Ninety minutes and a pair of scissors

I want to thank all the people who have given valuable feedback on my last blog post about the death of Brandon Duncan. It all helped to clarify some questions which only an open and transparent inquiry can answer.

The first thing to remember is that the police did not initiate the events that led up to the young man’s death. They were part of ending it, but they didn’t start it.

Mr. Duncan went to the hospital because something was wrong with his colostomy. I have never had one, and don’t know much about them. What I do know I learned at Google University where I majored in Wikipedia. A colostomy is not a pleasant thing to have and the most common thing to go wrong with them is they get bunged up. A clogged colostomy can be extremely painful. Also extremely smelly. My guess is that’s what went wrong with Mr. Duncan.

I have never sat in the same room as a man with a bunged up colostomy, and I hope I never do. A good question for a public inquest is why was Mr. Duncan left sitting in the emergency department for 45 minutes before being attended to.

The next question goes straight to the heart of the crisis in our health care system. Why was a very disturbed patient handed a pair of scissors and directed into the washroom to attend to himself? Had a trained health care professional gone with him into a proper treatment room, the rest of the series of tragic events might not have unfolded.

In the Age of Austerity, our public services suffer. The people who do the work for us  are doctors, nurses, teachers, police officers, ambulance drivers and others. The vast majority help an awful lot more people than they hurt. Those who do their jobs well should be thanked and commended. Those who screw up should be held accountable. And yes, people working in these professions should be held to a higher standard of conduct. They chose to work in public service, and should constantly work to earn our trust.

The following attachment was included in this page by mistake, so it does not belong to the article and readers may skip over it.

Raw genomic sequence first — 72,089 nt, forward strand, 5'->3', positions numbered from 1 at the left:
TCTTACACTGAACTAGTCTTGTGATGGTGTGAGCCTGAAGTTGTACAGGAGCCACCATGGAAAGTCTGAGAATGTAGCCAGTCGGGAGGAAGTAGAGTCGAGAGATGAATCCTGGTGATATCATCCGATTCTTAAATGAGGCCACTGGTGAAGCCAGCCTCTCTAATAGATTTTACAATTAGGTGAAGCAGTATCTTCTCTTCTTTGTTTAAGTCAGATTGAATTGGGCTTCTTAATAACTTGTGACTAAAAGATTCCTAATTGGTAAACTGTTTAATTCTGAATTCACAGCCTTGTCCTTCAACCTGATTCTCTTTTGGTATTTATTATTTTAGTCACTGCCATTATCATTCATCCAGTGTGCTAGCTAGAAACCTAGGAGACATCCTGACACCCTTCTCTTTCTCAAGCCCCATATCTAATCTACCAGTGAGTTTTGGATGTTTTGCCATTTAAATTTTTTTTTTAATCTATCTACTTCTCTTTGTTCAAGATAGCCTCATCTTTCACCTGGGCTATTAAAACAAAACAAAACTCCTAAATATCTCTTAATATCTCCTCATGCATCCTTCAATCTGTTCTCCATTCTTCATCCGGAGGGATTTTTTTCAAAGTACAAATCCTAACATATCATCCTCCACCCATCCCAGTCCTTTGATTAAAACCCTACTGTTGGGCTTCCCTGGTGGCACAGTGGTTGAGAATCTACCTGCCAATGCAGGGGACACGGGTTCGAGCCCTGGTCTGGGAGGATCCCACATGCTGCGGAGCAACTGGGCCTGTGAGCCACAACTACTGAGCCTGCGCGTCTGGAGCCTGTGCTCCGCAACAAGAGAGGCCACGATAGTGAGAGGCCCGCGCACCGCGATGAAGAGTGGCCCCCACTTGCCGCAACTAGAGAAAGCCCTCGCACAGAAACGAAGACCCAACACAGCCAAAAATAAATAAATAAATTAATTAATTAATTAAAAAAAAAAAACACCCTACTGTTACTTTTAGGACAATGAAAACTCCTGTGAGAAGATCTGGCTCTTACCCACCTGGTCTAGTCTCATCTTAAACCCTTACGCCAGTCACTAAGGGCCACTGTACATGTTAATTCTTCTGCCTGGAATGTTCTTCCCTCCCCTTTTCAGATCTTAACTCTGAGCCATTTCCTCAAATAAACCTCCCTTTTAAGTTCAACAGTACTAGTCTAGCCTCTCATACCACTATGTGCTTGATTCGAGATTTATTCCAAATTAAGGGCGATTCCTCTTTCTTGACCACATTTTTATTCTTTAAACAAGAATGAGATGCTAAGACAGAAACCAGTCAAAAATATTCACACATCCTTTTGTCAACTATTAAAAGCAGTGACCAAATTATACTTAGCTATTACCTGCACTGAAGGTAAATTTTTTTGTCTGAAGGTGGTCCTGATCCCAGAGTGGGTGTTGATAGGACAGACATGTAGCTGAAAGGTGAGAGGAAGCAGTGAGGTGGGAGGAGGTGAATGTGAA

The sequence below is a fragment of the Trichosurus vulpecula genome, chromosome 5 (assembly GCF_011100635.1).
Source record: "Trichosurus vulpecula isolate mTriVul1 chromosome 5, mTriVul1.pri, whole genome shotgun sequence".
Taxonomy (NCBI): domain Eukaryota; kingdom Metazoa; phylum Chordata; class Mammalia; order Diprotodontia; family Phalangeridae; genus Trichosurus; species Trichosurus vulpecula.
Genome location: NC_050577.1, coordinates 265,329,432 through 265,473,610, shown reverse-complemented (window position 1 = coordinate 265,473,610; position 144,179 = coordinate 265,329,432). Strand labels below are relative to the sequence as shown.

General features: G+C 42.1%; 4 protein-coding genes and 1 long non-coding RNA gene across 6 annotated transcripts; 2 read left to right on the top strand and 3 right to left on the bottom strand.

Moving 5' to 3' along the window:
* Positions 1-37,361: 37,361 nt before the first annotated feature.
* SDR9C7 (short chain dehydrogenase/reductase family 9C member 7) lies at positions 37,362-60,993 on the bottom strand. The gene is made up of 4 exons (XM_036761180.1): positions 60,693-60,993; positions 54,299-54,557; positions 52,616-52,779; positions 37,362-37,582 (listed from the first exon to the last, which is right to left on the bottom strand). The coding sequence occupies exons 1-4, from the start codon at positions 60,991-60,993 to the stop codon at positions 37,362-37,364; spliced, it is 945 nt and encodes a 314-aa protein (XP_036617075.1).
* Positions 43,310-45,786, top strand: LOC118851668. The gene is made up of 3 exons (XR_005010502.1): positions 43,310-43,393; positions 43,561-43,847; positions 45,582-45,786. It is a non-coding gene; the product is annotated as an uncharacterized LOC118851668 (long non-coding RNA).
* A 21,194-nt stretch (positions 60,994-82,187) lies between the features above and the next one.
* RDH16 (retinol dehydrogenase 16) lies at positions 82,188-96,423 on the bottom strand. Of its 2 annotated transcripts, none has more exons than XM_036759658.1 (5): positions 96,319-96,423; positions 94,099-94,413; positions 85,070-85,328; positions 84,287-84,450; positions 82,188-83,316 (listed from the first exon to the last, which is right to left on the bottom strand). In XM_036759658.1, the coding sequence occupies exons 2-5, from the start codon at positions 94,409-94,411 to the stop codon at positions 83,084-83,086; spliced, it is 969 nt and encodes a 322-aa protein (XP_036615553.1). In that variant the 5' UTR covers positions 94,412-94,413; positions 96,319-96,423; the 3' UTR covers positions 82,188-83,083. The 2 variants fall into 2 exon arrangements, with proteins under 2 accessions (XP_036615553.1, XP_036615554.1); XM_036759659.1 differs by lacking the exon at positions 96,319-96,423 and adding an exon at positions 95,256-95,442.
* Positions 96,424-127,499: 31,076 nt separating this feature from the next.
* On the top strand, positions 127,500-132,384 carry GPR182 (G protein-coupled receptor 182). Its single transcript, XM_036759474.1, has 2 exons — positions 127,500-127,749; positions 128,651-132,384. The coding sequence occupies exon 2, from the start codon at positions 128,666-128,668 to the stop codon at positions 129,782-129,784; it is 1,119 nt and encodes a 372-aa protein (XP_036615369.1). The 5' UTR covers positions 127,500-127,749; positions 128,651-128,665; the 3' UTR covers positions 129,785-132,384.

The sad paradox is that we expect better and demand more while governments provide less. It can’t continue.

Health care and police services often intersect. They could be two sides of the same community coin. The symbiotic relationship between them is becoming more obvious as we improve our understanding that manifestations of mental illness are not behaviour problems.

 At the end of the story, ninety minutes after arriving at the hospital, Mr. Duncan lay dead in a pool of blood with a pair of scissors on the floor beside him.

 We need to know why.


  1. I have had to go to the emergency dept several times in the past couple of years (lacrosse and basketball injuries, plus other things) and the only thing I’ve noticed that’s changed before and after this poor man’s death at the hands of the police is that there seem to be even more signs all around telling you what to do and how to behave and what their expected code of conduct is – that, and now, there are even more security guards wearing bullet-proof vests, stationed front and centre right at the entrance. Are they that afraid of sick people? Or are they afraid the cops might start shooting again?

  2. Very excellent points, Alan, and I wish I could provide a fresh perspective. I cannot. I can only do what little I can to help, and make as much noise as I can about the need for public money to be spent where it should be spent: healthcare including mental healthcare, education, housing, poverty reduction, and the list goes on……..

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